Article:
Introducing Manuka Honeys
By Keith Beckett
We all met through playing in various different projects in Brighton, as there’s quite a healthy music scene down here. I’d say the main influences are changing all the time. At the moment I'm listening to a lot of Palehound and a band called Cold Foamers who are both great. There’s also a bit of a 90's alternative thing going on, in the same kind of vein as Pavement or something like that, and also a bit of an Emo thread running through it.
I wouldn't say there’s one story that epitomises our band really, although we’re all frustrated graduates trying to work full-time to pay the rent, while also spending all our free time doing the band thing. It’s hard work! So maybe some of the music and lyrics might reflect some of that tension and confusion somewhat.!
Manuka Honeys started out as a solo project, before we ended up writing a whole set-worth of songs kind of by accident and getting the band together after that. Dan used to be a really good ballet dancer, which I guess goes some way to explaining his incredibly spooky flexibility. The health benefits of Manuka Honeys aren't actually that great.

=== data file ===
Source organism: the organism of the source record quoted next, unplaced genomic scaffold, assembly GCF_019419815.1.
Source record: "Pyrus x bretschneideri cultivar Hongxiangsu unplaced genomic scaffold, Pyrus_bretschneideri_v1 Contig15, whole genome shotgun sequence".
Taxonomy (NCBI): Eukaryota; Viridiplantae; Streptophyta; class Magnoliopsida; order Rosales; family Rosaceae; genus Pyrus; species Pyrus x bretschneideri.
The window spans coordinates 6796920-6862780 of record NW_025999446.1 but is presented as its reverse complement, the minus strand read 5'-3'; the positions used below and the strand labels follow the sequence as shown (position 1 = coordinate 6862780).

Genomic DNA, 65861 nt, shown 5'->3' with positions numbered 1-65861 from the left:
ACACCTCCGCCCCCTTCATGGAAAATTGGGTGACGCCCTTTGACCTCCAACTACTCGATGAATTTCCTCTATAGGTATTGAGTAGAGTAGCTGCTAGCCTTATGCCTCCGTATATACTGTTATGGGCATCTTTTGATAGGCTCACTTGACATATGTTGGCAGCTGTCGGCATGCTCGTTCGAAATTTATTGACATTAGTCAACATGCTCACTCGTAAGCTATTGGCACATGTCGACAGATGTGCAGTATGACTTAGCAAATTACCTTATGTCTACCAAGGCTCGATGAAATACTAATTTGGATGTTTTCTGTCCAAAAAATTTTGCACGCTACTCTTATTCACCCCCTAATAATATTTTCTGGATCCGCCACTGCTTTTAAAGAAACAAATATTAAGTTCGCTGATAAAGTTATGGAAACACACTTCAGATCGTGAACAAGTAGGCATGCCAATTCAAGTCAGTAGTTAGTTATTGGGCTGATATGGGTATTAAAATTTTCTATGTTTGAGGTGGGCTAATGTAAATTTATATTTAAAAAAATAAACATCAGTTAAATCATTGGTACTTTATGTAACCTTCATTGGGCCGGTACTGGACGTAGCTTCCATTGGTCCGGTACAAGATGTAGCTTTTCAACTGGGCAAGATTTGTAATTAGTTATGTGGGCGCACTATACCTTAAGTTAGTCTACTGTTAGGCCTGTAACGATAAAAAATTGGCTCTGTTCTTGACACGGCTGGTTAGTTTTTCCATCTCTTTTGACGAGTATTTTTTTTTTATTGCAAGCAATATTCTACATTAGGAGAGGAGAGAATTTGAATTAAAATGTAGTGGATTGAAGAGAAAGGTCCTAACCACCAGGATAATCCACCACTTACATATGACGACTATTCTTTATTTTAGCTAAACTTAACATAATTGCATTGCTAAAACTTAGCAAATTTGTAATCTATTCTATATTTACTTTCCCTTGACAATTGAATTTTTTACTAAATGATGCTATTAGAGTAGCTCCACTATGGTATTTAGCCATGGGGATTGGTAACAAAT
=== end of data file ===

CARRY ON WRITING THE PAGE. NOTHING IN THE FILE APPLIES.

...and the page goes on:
What's Manuka Honeys sound in one sentence? "Four sad young men"? Well, in that case I hope you're looking forward to reading this piece. But don't worry, with the Brighton outfit being somewhat of a super-band, featuring member of members of Sulky Boy, Abattoir Blues and Breathe Panel, you're in safe hands...
There's a certain sound to Manuka Honeys which plays on the mind. Take their earlier songs Below The Belt, which has an Oasis I Wanna Be A Spaceman feel, or Pushing Pillows, a Girls Just A Song sound-alike (the riff). It's a decent band playing decent songs. But something doesn't sit quite right; they simply do not truly reflect Manuka Honeys' sound.
But now that's all changed. When you listen to Let It Go and Baby, the latest Manuka Honeys releases, you realise actually how good this band is. The song is a slow Pavement-esque track littered with brief instrumentals, slowly intensifying mid-song jams and surprising guitar tones. Baby is like Indie Pop meets 60's Jazz...a strange combination you might think, but add a kind of punk DIY ethos and you wonder if you've just discovered THE next new found pop gem.